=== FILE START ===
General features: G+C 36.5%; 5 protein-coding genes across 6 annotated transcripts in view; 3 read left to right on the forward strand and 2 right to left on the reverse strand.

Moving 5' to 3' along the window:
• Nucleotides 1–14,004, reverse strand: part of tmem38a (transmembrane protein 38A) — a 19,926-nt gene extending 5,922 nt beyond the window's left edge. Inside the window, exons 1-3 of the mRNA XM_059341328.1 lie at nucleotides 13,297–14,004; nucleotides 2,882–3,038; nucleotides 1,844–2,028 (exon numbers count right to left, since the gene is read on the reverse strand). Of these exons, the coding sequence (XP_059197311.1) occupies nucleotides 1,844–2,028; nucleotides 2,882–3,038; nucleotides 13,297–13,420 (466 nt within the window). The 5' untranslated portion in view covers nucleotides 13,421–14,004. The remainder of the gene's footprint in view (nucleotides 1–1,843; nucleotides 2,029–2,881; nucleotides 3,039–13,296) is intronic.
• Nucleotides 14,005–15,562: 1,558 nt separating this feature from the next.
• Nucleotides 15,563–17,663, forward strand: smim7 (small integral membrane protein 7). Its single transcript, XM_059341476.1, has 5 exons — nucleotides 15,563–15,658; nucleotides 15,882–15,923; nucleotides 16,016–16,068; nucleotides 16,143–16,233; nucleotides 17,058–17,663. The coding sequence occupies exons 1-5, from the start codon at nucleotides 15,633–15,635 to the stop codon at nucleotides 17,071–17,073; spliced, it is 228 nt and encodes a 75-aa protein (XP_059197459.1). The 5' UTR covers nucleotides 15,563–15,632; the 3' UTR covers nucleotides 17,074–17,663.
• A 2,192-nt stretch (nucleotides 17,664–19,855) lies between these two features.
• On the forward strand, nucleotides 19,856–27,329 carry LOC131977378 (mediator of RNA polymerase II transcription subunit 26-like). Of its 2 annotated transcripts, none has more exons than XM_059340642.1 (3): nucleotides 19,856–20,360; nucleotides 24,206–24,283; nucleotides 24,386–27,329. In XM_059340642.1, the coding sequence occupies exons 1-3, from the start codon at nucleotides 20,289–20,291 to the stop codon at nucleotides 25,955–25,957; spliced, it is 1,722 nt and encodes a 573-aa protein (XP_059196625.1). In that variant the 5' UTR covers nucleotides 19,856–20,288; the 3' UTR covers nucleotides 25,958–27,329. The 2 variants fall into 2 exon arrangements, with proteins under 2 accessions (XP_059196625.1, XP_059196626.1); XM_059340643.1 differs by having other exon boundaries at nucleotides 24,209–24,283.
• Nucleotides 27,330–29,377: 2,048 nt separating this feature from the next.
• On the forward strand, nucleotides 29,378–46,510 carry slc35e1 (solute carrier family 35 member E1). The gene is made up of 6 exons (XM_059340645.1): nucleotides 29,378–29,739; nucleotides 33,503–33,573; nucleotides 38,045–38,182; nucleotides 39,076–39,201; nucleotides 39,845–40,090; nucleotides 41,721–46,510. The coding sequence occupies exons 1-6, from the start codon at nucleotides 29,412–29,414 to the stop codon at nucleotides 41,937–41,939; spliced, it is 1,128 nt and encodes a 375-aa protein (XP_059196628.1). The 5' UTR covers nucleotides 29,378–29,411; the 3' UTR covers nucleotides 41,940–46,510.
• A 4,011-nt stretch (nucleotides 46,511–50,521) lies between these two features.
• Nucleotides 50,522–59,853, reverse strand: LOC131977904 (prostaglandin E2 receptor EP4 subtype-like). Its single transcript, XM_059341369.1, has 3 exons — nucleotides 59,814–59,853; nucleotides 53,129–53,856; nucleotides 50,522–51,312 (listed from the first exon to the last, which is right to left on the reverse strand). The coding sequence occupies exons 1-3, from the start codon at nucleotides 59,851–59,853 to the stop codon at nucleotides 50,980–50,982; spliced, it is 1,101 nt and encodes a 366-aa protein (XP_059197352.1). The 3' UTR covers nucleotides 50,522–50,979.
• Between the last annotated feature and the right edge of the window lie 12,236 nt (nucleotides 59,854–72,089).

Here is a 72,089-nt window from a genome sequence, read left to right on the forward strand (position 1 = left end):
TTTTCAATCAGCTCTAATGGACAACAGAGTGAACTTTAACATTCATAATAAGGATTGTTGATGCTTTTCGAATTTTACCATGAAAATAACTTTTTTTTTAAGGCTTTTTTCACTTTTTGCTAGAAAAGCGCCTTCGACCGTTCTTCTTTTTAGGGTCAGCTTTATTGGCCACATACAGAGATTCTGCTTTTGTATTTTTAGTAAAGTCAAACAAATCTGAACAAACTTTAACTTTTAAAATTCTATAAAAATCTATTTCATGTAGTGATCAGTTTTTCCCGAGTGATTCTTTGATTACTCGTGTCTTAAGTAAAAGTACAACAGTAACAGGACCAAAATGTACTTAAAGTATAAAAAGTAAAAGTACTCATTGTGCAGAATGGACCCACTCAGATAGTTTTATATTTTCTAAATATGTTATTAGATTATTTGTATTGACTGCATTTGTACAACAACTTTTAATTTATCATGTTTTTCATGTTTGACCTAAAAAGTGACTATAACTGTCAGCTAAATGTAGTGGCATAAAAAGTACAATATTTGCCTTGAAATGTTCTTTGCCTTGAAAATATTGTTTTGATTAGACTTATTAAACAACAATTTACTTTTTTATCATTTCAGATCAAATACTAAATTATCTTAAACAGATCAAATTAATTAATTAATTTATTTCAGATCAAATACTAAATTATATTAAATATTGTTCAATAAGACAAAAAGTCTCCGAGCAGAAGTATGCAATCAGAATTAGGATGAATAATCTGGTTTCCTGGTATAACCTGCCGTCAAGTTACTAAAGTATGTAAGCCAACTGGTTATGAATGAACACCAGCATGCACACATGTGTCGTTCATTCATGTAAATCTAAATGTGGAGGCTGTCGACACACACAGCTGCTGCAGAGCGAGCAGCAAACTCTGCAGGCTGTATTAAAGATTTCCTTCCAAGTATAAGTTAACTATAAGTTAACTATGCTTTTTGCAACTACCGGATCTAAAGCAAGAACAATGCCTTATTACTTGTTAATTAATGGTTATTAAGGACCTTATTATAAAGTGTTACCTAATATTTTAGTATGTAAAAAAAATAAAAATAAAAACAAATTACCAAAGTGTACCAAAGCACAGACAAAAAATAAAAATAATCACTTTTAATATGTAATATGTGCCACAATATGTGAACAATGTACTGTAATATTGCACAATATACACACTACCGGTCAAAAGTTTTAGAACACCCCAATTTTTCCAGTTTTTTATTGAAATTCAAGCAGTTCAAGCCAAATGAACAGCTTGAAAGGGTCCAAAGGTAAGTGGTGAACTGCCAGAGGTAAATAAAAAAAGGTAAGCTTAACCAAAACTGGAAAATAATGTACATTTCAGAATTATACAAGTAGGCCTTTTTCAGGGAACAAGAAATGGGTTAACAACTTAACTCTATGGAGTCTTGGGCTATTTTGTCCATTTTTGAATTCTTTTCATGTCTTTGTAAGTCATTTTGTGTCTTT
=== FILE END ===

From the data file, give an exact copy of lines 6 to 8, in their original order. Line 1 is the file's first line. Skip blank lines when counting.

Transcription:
• A 2,192-nt stretch (nucleotides 17,664–19,855) lies between these two features.
• On the forward strand, nucleotides 19,856–27,329 carry LOC131977378 (mediator of RNA polymerase II transcription subunit 26-like). Of its 2 annotated transcripts, none has more exons than XM_059340642.1 (3): nucleotides 19,856–20,360; nucleotides 24,206–24,283; nucleotides 24,386–27,329. In XM_059340642.1, the coding sequence occupies exons 1-3, from the start codon at nucleotides 20,289–20,291 to the stop codon at nucleotides 25,955–25,957; spliced, it is 1,722 nt and encodes a 573-aa protein (XP_059196625.1). In that variant the 5' UTR covers nucleotides 19,856–20,288; the 3' UTR covers nucleotides 25,958–27,329. The 2 variants fall into 2 exon arrangements, with proteins under 2 accessions (XP_059196625.1, XP_059196626.1); XM_059340643.1 differs by having other exon boundaries at nucleotides 24,209–24,283.
• Nucleotides 27,330–29,377: 2,048 nt separating this feature from the next.